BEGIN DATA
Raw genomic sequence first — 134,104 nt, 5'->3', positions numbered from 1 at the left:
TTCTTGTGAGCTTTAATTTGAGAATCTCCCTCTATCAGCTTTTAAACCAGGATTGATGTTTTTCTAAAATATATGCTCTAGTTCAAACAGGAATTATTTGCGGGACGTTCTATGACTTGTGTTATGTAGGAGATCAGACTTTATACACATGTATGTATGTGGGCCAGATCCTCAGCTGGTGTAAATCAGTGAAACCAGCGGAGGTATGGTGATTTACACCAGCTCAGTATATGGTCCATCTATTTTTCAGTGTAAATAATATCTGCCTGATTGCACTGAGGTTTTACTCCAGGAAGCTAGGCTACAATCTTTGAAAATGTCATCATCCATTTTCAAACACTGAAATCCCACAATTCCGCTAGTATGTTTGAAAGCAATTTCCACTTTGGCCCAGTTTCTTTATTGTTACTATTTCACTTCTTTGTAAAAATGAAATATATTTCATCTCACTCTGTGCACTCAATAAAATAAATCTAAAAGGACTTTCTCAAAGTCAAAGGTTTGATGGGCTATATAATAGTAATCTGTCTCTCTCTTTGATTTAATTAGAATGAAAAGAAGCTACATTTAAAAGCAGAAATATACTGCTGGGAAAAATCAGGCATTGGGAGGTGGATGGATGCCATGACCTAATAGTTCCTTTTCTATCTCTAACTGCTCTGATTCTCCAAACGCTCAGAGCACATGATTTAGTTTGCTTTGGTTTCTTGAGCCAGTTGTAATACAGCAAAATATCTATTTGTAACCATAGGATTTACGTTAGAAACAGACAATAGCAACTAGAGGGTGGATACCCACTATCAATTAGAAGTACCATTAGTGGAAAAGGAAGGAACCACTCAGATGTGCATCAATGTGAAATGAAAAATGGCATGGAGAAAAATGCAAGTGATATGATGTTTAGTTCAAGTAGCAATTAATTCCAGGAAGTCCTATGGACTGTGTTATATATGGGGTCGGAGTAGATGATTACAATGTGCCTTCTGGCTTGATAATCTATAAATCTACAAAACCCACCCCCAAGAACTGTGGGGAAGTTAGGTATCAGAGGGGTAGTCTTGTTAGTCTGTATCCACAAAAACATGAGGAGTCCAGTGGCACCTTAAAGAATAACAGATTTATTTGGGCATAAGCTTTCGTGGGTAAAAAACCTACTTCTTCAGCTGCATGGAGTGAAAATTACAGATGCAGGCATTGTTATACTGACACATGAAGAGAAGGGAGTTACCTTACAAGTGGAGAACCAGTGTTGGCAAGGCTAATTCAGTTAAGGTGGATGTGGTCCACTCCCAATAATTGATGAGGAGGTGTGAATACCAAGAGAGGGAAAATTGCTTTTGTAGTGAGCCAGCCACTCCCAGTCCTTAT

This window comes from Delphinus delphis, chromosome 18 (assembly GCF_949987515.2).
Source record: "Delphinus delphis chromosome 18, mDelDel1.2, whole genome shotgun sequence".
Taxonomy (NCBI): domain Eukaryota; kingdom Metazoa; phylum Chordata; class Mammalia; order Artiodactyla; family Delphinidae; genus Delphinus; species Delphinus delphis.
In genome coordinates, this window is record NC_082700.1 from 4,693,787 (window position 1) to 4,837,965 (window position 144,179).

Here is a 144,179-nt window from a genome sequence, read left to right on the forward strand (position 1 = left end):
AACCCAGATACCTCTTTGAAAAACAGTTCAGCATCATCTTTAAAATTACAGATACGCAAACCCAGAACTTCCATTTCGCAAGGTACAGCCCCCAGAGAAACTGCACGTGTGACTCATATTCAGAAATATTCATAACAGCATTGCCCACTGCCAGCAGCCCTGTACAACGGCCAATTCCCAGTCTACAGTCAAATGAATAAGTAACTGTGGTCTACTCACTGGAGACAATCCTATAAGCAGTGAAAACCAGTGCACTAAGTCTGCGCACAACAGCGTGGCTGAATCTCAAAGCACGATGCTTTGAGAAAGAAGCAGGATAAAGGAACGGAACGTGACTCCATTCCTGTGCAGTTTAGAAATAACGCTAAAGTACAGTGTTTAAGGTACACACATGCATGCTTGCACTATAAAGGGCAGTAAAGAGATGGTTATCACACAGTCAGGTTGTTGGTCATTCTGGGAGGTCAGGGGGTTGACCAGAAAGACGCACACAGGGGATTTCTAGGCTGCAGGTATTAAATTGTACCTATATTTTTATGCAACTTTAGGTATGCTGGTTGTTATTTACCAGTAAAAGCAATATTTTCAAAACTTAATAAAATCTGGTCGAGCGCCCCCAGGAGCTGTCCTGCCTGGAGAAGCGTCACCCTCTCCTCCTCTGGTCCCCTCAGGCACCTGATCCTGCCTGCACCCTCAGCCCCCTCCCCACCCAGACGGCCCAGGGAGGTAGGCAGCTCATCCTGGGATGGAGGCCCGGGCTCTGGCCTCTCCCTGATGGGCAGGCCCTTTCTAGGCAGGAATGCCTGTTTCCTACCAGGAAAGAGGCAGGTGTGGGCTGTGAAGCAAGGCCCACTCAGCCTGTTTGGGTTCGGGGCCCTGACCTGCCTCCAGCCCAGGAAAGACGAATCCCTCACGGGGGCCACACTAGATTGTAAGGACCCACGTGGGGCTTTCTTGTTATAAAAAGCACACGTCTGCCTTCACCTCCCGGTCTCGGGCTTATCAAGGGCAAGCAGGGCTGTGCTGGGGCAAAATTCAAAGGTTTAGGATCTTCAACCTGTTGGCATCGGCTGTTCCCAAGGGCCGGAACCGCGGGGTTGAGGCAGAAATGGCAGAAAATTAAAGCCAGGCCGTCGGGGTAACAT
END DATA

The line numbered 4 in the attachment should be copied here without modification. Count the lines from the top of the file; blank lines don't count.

Source record: "Delphinus delphis chromosome 18, mDelDel1.2, whole genome shotgun sequence".